The experimental results demonstrate that considering all aspects, the computation on the edge server scenario is more appropriate for real-time applications such as health monitoring sensors, and military use. In contrast, the computation on a remote cloud scenario is suitable for applications without delay sensitivity, such as agricultural sensors. However, in some scenarios, such as data aggregation from air quality monitoring sensors spread over a country, a cloud-based scenario is the only feasible option compared to an edge computing scenario.

Application Scenarios

The authors present data collection use cases in different application scenarios, aiming to show how data are collected and stored in WSNs, sensor clouds, and IoT models. 

Agricultural Sector

In agriculture, wireless sensors are employed to monitor crop progress. Tiny sensors are implanted into plant crops to identify the critical stages of plant growth. In this context, gathering data rapidly with little energy usage and trustworthy data transfer requires data gathering from these sensors. These sensors can inform farmers about water shortages, ultraviolet light, insect infestations, and weather variations. Data is assessed to give plants the best agricultural solutions.

Health Sector

Using sensor cloud architecture, centralized services are offered in the health industry. This platform allows users to save, gather, and share their health data. The data on the platform is accessible via pharmacies, healthcare professionals, health labs, and cloud service providers.

Military Use

Sensors are used in these systems to detect cars and control traffic signals. Video cameras are, therefore, used to keep an eye on busy route portions. WSNs are utilized in the military to monitor enemy forces, monitor battlefields, and identify biological and chemical attacks. The sensor cloud can help with this issue by providing a secure infrastructure that can be used only for military purposes.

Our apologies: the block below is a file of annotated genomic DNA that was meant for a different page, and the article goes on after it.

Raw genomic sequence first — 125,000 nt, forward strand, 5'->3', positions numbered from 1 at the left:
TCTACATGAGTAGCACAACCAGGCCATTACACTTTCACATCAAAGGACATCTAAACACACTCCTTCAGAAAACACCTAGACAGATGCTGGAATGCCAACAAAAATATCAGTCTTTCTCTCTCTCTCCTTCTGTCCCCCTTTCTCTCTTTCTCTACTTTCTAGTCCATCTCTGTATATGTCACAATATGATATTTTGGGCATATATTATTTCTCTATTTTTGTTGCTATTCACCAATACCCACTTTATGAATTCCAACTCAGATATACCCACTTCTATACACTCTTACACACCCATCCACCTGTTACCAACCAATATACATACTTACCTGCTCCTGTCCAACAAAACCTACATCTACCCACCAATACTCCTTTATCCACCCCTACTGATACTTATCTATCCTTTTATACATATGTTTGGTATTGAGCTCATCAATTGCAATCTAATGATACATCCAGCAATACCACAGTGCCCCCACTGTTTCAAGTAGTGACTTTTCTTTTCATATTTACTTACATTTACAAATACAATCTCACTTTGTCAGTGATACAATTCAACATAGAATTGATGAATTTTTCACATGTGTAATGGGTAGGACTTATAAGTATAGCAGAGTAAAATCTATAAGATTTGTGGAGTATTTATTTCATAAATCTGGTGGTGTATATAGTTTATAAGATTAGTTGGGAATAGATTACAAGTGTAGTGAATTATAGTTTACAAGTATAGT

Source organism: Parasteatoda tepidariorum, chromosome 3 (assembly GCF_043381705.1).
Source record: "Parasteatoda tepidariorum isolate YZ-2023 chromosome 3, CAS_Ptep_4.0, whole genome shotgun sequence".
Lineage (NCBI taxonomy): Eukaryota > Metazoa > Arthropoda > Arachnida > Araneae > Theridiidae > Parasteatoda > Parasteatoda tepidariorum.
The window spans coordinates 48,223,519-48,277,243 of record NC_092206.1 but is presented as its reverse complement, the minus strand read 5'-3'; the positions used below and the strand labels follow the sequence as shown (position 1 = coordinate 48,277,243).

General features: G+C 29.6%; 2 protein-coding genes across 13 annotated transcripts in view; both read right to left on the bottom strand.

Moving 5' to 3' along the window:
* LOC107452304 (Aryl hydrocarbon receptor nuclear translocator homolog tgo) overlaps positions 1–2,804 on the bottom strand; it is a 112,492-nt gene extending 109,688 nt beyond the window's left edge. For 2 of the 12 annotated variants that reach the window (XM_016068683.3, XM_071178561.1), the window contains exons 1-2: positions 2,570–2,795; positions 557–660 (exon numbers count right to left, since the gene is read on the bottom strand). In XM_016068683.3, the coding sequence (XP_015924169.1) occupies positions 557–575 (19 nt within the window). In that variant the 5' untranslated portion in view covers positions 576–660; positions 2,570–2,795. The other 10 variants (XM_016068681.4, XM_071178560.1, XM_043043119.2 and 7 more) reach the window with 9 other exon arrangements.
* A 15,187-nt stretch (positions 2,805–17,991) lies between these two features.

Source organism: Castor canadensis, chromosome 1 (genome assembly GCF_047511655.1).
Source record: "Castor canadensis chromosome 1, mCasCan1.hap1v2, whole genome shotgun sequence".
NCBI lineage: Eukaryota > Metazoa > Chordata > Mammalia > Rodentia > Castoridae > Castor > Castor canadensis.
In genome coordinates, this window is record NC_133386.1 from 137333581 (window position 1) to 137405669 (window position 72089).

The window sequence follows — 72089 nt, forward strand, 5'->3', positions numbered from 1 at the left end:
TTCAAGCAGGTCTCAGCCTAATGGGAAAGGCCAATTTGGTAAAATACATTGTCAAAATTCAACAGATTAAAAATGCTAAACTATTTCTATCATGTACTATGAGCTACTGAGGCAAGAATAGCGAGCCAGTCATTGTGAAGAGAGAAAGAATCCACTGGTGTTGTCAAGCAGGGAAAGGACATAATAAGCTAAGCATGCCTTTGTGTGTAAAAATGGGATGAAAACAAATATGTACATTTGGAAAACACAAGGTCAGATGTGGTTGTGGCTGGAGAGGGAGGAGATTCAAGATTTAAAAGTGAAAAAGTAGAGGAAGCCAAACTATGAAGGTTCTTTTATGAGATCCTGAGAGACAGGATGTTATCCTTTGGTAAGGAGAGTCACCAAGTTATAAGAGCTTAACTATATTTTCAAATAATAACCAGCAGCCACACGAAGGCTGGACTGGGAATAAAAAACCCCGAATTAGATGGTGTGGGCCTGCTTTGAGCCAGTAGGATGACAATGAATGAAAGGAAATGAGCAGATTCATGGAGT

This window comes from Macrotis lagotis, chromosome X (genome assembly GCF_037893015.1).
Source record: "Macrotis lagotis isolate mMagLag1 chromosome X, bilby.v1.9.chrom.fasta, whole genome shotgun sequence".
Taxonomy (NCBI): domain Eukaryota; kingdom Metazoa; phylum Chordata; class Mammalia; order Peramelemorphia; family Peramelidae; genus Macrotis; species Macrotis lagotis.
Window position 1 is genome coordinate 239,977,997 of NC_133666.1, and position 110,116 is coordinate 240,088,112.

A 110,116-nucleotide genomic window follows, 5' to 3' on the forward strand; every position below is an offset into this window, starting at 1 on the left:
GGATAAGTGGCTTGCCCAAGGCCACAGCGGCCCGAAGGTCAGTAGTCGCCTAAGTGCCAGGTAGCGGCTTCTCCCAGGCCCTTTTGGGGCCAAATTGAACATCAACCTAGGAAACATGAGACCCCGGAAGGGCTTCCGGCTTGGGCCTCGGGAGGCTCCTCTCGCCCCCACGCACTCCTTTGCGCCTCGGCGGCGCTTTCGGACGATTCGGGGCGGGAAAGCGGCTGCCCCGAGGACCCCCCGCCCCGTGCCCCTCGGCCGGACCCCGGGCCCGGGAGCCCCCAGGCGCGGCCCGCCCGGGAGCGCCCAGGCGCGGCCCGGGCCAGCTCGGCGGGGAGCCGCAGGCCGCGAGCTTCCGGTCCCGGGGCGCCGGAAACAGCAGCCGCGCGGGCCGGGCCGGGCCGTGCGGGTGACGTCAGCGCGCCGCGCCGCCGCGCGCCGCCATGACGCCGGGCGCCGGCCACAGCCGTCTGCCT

Transport Monitoring

Navigation, traffic light control, automatic number plate recognition, emergency vehicle notification, and toll collection are only a few examples of the various transport monitoring systems. Sensor data can be transferred to a central location for fusion and processing.

Wearable Devices

These tools keep tabs on patient’s health or find criminals. Patients can be monitored to see if their health improves based on sleeping, moving about, walking, and other behaviors. The location of criminals under home arrest can also be used to track them. Wireless interfaces such as Bluetooth and ultra-wideband collect data from wearable technology. 

Temperature Monitoring

The temperature is typically measured in tourist areas to entice visitors to seasonal and nonseasonal events. In this scenario, sensors are installed to provide temperature data to a sensor cloud or a wireless sensor network for informed tourism decision-making. 

Open Challenges and Future Directions

To close, the researchers outline significant research challenges and future directions. These include big data collection, sensor node deployment, data security, data aggregation, distribution of control messages, on-time data delivery, data collection delay, energy management, data communication, quality of service (QoS), and service scalability.